JH: Right, but I've heard very little of it that does.
SV: Yeah, that's fair enough.
JH: If you take the song as... Like when you're telling a child a bedtime story, they're not listening to you tell a story. They're in that story. They become the princess. Everything that's happening to the princess is happening to them. And to me, a song, when it's good, does that same thing, places the listener in the song. Because when you move the listener physically into the song, their emotions follow. As long as they're still stuck in their cerebral self, you don't have their emotions; they're still thinking about it. They might think that this is a good song, but you're still in the ego level of "this is good/bad"; you don't really have their emotions.
SV: Their deep involvement, yeah.
JH: So that's what I strive for in a song, to try to physically move the listener into that song. And then you bring their emotions and their subconscious with them. I don't always achieve that, but that's at least what I'm aiming for.
(This is the end of the recorded interview that is included on Omens.)
SV: What you're talking about is bringing the listener into the world of the song that's created. In your own work, would you say that that world is constant? Is there one world that you write from, that you describe? And I'm not talking about a physical one necessarily. What world is it that you are trying to take your listener into?
SV: I can sense what it might be, but I wanted to hear it in your own words.
JH: A lot of my work is experimental. I certainly push the limits of my own horizons at times and then back off. But that constant world, I'm not sure whether I could actually describe it. The answer is "yes, there is one" and it's a world that is different from this current world and different from this culture even, where individuals are more valued and life-cycles and natural cycles are more valued.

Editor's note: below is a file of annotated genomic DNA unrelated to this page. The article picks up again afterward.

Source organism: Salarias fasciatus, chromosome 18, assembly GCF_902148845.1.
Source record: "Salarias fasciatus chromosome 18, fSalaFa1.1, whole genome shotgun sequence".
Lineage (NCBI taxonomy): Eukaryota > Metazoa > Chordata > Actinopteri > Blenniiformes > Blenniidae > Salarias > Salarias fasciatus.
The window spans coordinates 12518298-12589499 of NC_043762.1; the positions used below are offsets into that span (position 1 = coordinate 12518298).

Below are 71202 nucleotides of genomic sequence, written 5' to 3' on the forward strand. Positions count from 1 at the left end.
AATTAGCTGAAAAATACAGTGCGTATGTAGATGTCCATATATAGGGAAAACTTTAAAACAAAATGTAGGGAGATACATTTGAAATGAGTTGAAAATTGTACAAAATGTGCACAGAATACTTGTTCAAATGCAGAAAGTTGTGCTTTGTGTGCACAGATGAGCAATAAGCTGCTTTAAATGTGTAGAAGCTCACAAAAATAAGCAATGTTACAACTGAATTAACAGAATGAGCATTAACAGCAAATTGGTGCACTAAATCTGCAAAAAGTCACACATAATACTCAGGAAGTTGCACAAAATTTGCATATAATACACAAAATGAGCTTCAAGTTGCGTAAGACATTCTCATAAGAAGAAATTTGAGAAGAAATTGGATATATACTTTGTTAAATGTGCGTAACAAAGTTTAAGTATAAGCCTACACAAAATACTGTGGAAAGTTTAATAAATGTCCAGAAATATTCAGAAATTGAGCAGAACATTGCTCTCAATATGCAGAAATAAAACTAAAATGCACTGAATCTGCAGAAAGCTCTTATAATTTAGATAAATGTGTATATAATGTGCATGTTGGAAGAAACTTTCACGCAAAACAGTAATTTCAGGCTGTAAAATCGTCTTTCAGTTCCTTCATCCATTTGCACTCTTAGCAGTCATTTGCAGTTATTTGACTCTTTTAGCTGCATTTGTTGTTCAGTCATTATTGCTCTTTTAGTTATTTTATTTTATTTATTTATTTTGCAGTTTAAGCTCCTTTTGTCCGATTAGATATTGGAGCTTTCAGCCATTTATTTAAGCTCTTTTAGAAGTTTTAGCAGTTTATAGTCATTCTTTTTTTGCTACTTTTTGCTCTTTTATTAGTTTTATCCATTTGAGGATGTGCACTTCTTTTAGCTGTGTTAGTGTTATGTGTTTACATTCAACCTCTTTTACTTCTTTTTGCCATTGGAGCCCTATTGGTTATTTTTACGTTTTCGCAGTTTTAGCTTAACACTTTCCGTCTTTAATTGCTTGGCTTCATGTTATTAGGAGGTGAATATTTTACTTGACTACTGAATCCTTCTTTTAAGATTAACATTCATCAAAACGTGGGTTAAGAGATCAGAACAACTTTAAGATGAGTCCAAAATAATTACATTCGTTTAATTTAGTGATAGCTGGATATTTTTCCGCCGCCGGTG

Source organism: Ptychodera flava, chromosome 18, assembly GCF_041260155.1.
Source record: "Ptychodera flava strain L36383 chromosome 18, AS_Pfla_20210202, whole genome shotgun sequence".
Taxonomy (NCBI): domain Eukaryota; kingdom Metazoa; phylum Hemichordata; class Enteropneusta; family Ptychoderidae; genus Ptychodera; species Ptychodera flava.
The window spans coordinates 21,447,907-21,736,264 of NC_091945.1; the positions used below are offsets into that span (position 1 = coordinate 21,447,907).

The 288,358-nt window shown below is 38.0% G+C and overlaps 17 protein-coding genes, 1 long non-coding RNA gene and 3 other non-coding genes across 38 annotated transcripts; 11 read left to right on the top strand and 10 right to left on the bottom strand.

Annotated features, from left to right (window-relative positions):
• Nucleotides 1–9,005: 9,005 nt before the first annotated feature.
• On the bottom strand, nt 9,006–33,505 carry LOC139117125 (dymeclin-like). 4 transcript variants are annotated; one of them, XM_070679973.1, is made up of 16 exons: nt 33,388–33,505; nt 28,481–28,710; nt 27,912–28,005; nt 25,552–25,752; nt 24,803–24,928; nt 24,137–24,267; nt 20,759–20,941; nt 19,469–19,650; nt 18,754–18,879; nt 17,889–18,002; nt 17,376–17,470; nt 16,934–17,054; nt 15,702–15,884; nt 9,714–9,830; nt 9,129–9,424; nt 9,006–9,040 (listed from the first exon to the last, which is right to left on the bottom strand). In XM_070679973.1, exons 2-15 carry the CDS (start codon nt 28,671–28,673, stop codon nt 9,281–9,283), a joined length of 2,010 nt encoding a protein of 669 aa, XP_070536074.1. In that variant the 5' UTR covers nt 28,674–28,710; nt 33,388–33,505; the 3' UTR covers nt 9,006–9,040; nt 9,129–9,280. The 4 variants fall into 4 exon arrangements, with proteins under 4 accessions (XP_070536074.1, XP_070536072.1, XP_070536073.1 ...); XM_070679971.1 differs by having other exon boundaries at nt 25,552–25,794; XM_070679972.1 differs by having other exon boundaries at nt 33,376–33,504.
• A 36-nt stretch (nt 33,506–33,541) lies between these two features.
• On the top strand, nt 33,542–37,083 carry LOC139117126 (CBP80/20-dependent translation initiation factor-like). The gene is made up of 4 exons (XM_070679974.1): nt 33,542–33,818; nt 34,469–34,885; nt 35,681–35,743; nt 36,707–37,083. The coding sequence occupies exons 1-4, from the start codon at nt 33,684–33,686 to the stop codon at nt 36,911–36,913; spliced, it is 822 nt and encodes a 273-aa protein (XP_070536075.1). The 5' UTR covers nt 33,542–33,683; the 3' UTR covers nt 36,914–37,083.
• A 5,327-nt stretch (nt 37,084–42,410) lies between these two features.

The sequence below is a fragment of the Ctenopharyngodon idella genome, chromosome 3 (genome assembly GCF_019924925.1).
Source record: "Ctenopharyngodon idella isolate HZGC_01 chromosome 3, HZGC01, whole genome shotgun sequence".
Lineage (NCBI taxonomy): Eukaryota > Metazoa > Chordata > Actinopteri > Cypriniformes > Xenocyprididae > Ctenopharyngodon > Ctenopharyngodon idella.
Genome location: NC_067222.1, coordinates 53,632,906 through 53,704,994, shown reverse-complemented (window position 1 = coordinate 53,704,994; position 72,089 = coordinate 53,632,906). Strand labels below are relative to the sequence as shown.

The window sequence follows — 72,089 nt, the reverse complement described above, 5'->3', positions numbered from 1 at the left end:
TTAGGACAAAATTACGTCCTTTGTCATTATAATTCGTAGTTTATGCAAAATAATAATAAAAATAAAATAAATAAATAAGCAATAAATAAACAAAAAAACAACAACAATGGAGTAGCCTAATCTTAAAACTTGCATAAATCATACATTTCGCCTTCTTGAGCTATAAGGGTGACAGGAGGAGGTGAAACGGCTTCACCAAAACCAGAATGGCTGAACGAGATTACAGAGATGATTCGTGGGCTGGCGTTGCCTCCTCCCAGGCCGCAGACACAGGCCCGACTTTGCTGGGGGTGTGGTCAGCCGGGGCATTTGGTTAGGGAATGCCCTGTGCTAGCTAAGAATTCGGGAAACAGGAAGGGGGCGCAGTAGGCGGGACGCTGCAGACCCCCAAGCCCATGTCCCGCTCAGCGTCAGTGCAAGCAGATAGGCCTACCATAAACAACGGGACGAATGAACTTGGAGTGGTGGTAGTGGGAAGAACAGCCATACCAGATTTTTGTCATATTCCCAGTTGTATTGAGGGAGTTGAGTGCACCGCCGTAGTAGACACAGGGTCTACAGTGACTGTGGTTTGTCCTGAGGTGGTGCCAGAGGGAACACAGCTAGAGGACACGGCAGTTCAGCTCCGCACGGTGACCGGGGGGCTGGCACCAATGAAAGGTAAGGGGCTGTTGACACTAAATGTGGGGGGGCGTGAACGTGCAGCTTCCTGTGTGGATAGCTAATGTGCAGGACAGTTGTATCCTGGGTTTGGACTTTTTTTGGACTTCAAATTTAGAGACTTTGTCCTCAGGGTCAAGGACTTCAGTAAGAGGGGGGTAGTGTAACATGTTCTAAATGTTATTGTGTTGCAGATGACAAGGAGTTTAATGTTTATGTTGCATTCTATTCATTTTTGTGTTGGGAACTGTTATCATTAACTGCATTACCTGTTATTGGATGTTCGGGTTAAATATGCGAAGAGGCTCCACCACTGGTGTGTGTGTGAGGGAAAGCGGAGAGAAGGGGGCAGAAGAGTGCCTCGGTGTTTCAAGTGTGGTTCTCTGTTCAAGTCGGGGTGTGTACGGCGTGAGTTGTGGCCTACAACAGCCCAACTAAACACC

SV: So is it almost a timeless sort of place?
JH: I like to think it's timeless. And whether we'll ever see it in the physical world again, probably we wouldn't unless there's some drastic change of heart of this materialistic culture or the aftermath of World War III or something. We might be back there again. But it's much more of a metaphysical world. I find it a safe world to habit.
SV: My sense of the world that you write about is timeless and also spiritual in a sense. It's not nostalgic particularly.
JH: I don't like to write nostalgic. Sitting around the campfire at Kerrville [Folk Festival in Texas] I heard too many songs about "my grandfather's farm." Everybody seems to be waxing nostalgic. I think metaphysical is much more key. But I often find, even if I'm writing about something that happens right now, or relatively recently, I often set that in a far-ago time to add that kind of power of invocation to it. Once again, the song "Eclipse" I was talking about, but that would be the same as your "The Queen and the Soldier." It's set at a[n earlier] time, even though the events you might be talking about were a little more modern than when there were castles or tapestries. I find that that also adds a certain importance to those individuals and a certain drama to it.
SV: What you're after is depth, I think.
JH: And also the archetypes of the characters. Sometimes I find us even in these days acting out these roles that were acted out years ago.
SV: Is there anything you'd like to talk about in terms of instrumentation or the actual music itself?
JH: I've still been recording live and my new album is recorded live. My compromise with Dave Seitz [president of Prime CD and producer of the album] was to do it live to 24-track. My last three albums I did live to two-track, no overdubs, no fix-it-in-the-mix. We still have no overdubs on this but we did at least mix it, so I met him halfway on that. (Laughs.) But I still feel strongly that a recording is a moment in time. I like the urgency and the immediacy that everything on this album was recorded, most of it on one night and a few songs on another night. We set up on one night, started recording, and then finished up the next night. My last one before this, The Passing, I did in seven hours in the studio, direct to two-track, so it was all done.